The Liturgy of Abundance, The Myth of Scarcity by W. Brueggemann

The Bible starts out with a liturgy of abundance. Genesis I is a song of praise for God's generosity. It tells how well the world is ordered. It keeps saying, "It is good, it is good, it is good, it is very good." It declares that God blesses -- that is, endows with vitality -- the plants and the animals and the fish and the birds and humankind. And it pictures the creator as saying, "Be fruitful and multiply." In an orgy of fruitfulness, everything in its kind is to multiply the overflowing goodness that pours from God's creator spirit. And as you know, the creation ends in Sabbath. God is so overrun with fruitfulness that God says, "I've got to take a break from all this. I've got to get out of the office."

And Israel celebrates God's abundance. Psalm 104, the longest creation poem, is a commentary on Genesis I. The psalmist surveys creation and names it all: the heavens and the earth, the waters and springs and streams and trees and birds and goats and wine and oil and bread and people and lions. This goes on for 23 verses and ends in the 24th with the psalmist's expression of awe and praise for God and God's creation. Verses 27 and 28 are something like a table prayer. They proclaim, "You give them all food in due season, you feed everybody." The psalm ends by picturing God as a great respirator. It says, "If you give your breath the world will live; if you ever stop breathing, the world will die." But the psalm makes clear that we don't need to worry. God is utterly, utterly reliable. The fruitfulness of the world is guaranteed.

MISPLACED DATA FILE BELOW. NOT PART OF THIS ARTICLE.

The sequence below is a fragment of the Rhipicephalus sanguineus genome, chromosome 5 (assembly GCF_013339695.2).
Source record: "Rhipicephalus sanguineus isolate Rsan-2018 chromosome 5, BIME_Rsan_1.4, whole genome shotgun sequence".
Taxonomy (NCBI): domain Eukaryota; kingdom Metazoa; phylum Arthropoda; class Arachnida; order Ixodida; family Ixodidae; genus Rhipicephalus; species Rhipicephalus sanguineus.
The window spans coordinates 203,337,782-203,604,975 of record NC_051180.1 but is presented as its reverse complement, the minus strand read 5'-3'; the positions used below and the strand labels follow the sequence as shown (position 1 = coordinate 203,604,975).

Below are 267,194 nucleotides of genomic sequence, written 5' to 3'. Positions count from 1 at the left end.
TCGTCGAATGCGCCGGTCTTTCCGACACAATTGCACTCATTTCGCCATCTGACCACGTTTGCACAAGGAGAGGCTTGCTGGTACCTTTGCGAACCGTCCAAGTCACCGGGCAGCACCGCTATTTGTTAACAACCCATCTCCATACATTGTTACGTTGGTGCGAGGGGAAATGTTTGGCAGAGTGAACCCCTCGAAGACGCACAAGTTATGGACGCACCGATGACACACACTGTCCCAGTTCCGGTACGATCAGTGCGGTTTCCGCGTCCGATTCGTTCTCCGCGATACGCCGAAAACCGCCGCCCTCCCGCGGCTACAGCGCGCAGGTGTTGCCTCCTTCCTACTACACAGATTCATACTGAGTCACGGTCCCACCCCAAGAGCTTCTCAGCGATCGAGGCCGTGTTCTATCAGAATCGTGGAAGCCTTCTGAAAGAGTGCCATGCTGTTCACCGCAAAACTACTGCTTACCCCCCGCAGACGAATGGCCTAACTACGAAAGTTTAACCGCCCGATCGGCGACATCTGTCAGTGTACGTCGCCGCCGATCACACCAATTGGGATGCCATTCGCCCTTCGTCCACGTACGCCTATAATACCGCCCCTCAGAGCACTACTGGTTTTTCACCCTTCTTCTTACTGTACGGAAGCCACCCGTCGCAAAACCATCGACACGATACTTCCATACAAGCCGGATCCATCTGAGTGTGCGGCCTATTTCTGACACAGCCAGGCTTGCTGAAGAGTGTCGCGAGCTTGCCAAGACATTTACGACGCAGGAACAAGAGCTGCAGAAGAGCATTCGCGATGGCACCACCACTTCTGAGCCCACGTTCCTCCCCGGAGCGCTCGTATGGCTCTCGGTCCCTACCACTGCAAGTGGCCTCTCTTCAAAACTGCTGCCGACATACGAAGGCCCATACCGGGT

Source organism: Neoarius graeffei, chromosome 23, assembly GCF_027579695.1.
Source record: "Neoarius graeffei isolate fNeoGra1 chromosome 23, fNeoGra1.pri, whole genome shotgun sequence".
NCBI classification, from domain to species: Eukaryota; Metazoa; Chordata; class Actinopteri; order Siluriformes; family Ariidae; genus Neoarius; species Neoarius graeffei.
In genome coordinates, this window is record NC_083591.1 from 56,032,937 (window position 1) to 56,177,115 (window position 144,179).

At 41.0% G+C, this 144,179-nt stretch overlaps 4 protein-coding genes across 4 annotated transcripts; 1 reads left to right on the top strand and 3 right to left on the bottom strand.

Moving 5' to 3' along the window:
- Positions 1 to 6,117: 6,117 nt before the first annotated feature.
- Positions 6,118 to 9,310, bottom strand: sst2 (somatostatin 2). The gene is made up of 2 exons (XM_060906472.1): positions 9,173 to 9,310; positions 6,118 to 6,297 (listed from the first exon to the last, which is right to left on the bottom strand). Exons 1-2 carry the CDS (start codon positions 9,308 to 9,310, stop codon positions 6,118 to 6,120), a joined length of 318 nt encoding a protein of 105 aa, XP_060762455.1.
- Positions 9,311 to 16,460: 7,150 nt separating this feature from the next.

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Walter Brueggermann is professor emeritus of Old Testament at Columbia Theological Seminary in Decatur, Georgia. This article appeared in the Christian Century, March 24-31, l999. Copyright by the Christian Century Foundation and used by permission. This text was prepared for Religion Online by John C. Purdy.